Skin allergies, urinary tract infections (UTI), breathing problems, and lack of sleep due to stress — these are some of the ailments that have afflicted Northeast Delhi residents currently seeking refuge at the Mustafabad Eidgah following riots in the district.
At the Eidgah relief camp, set up by the Delhi Waqf Board and where over 1,000 families are staying, two medical camps have been opened by Holy Family Hospital and other doctors to provide aid and medicines for residents. At a Delhi government relief camp in Shastri Park, riot victims said ambulances provide them medical aid.
Skin allergies in the form of rashes from wearing the same clothes for too long was a common problem reported at the Eidgah camp among young children. Shama Parveen (30), mother of a one-and-a-half year old boy named Taimur, said, “He has only one pair of clothes and has developed slight rashes on his body.”
Anshu Anthony, an organiser of the Holy Family Hospital camp, said: “Because of lack of cleanliness and from staying in a common place for long, toddlers are developing skin rashes. We are giving them new clothes and Dettol.” With many women also complaining of UTIs, doctors collected their blood and urine samples and sent them for testing.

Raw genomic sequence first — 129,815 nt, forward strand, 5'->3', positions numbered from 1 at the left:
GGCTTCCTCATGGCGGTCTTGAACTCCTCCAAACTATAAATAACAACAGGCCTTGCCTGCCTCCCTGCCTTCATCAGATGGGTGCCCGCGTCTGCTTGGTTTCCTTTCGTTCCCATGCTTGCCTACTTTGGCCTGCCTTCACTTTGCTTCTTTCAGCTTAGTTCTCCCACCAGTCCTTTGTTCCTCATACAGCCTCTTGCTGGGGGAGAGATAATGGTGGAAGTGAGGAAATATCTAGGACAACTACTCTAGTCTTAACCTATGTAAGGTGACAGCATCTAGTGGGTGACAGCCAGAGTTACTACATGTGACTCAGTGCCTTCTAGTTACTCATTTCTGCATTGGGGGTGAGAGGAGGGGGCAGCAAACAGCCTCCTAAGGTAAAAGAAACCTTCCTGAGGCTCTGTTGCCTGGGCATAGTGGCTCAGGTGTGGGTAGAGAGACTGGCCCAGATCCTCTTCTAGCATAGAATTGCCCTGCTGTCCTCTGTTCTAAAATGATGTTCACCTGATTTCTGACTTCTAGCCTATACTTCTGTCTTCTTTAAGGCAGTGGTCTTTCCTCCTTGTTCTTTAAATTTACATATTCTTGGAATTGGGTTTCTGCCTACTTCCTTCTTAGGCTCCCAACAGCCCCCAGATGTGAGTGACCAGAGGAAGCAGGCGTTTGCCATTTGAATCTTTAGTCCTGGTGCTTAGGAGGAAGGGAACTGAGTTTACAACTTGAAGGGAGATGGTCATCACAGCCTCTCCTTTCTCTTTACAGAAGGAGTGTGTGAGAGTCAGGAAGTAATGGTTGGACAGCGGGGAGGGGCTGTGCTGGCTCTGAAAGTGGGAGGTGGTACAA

Those suffering from mental health issues are being counselled by nurses and volunteers. “Stress and shock, along with a great degree of fear, is leading to sleeping disorders in many people… some have not been able to sleep for four-five days. We have given them sleeping pills,” said Dr Khan.
The camp is also home to many pregnant women, with some of them giving birth since. “For two women, contractions began at the camp and we took them to the hospital for delivery,” said Anthony.
Aasima (26), who is nine months pregnant, has been staying at the camp with her husband and two young girls since February 24. “I don’t have any pain and doctors are regularly checking my condition,” she said, adding that she does not want to go back to her home in Shiv Vihar just yet as she is afraid.
Anthony said infants not more than three months old had to be sent to the hospital as they developed jaundice: “One child was 22 days old, the other 18 days old.”
Diabetic issues and difficulty in breathing were ailments seen in the older women. Others were also provided medication for high blood pressure. Ruksaana (55), who is at the Shastri Park camp, said, “Because the diet is mostly rice, my sugar levels have risen. They gave me pills.”
Noor Jahan (48) developed breathing difficulties and chest pain, and was given glucose. “This has not happened before. For the past few days, I’ve been having difficulty in breathing, and chest and back pain,” she said.
With two adult working daughters and two school-going children, Jahan did not want to go back home to Shiv Vihar: “The house was looted, not burned down. But I’ve been living there for 30 years and everything has been fine. It is just not the same anymore.”
A civil defence volunteer at Shastri Park relief camp, which had around 40 people during the day, said, “The camp fills up at night. People go back home during daytime, trying to build a routine. But they come back at night as they’re still in fear. But if they don’t go, the fear won’t go either.”
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